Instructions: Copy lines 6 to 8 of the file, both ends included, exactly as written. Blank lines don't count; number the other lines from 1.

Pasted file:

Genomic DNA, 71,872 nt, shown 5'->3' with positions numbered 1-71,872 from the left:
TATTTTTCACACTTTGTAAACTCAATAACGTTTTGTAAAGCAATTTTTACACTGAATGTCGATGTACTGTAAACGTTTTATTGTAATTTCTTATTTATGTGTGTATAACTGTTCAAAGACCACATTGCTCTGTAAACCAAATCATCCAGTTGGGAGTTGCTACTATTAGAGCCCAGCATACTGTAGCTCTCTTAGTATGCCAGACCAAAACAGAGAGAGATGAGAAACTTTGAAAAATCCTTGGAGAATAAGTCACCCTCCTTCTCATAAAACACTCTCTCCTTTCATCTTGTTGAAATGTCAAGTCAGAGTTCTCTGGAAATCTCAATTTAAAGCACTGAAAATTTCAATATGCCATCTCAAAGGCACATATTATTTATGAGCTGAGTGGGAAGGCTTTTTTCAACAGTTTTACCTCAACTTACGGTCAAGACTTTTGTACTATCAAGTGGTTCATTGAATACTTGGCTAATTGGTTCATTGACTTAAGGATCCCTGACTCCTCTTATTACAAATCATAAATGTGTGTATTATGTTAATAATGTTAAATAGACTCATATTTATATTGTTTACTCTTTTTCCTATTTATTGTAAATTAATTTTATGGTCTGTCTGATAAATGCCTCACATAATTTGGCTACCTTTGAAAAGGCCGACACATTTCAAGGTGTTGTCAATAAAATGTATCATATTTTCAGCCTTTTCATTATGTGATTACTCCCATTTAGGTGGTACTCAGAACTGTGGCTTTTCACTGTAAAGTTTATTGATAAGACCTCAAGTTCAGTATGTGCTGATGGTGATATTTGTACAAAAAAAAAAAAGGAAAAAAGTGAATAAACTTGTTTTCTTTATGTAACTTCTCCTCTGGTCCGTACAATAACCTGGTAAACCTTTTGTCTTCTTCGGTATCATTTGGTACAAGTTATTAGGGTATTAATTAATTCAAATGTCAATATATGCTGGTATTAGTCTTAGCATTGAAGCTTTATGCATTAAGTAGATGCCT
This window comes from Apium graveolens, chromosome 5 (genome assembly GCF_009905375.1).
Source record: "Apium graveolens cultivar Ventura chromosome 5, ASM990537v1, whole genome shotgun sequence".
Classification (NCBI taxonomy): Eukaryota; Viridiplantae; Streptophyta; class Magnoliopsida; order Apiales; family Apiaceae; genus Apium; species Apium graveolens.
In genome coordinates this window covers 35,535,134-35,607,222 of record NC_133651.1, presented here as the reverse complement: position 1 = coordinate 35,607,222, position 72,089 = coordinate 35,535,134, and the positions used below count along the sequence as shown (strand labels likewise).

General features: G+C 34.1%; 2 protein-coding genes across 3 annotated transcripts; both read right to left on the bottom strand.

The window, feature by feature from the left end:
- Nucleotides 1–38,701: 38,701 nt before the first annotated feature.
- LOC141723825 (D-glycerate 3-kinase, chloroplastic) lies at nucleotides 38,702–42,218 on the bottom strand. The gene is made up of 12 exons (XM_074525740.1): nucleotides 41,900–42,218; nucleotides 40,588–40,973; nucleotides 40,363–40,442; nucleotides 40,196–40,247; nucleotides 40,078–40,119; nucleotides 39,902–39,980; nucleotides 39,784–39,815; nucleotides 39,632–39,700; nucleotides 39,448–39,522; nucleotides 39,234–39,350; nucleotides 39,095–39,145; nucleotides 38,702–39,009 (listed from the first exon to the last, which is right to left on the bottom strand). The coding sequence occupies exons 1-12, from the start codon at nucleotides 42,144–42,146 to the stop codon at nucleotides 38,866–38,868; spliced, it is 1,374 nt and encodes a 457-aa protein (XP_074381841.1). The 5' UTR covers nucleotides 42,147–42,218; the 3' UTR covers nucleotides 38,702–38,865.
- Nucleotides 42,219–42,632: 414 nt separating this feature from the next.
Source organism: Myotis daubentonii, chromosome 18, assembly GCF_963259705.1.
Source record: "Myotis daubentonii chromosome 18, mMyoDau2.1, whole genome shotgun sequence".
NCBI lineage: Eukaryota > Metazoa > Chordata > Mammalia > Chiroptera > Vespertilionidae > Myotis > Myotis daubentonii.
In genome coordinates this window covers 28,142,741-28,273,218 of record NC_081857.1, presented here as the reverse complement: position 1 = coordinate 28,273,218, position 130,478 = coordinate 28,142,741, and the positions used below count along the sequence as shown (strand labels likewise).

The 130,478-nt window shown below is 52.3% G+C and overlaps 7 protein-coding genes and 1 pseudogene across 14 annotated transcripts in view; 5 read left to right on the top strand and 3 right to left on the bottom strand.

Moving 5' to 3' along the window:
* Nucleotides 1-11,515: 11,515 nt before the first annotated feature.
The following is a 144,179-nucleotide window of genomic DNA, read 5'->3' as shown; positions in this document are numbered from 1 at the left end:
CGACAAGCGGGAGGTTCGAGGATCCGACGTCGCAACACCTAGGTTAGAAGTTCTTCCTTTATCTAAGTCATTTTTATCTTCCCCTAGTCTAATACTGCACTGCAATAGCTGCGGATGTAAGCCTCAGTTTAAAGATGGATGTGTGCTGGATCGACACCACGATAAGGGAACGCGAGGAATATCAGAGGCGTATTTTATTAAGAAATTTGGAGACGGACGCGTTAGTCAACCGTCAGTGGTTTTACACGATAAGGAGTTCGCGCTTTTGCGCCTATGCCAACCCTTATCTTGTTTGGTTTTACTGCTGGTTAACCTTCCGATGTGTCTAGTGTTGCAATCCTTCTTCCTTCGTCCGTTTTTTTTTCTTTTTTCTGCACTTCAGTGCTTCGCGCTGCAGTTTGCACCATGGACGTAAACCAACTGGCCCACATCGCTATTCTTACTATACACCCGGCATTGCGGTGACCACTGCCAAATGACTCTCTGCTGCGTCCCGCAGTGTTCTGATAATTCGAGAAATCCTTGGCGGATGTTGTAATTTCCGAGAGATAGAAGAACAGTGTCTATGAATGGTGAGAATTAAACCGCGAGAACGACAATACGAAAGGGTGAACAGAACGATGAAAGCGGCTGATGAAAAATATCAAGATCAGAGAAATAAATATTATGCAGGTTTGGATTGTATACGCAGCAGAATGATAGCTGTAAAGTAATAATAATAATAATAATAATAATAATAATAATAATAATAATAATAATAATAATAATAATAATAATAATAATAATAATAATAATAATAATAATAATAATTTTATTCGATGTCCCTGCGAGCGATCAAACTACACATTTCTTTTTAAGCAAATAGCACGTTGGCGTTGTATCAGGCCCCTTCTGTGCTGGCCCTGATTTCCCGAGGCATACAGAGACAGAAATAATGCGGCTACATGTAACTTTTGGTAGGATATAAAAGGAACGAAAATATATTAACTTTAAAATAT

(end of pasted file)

In genome coordinates this window covers 35,535,134-35,607,222 of record NC_133651.1, presented here as the reverse complement: position 1 = coordinate 35,607,222, position 72,089 = coordinate 35,535,134, and the positions used below count along the sequence as shown (strand labels likewise).

General features: G+C 34.1%; 2 protein-coding genes across 3 annotated transcripts; both read right to left on the bottom strand.

The window, feature by feature from the left end: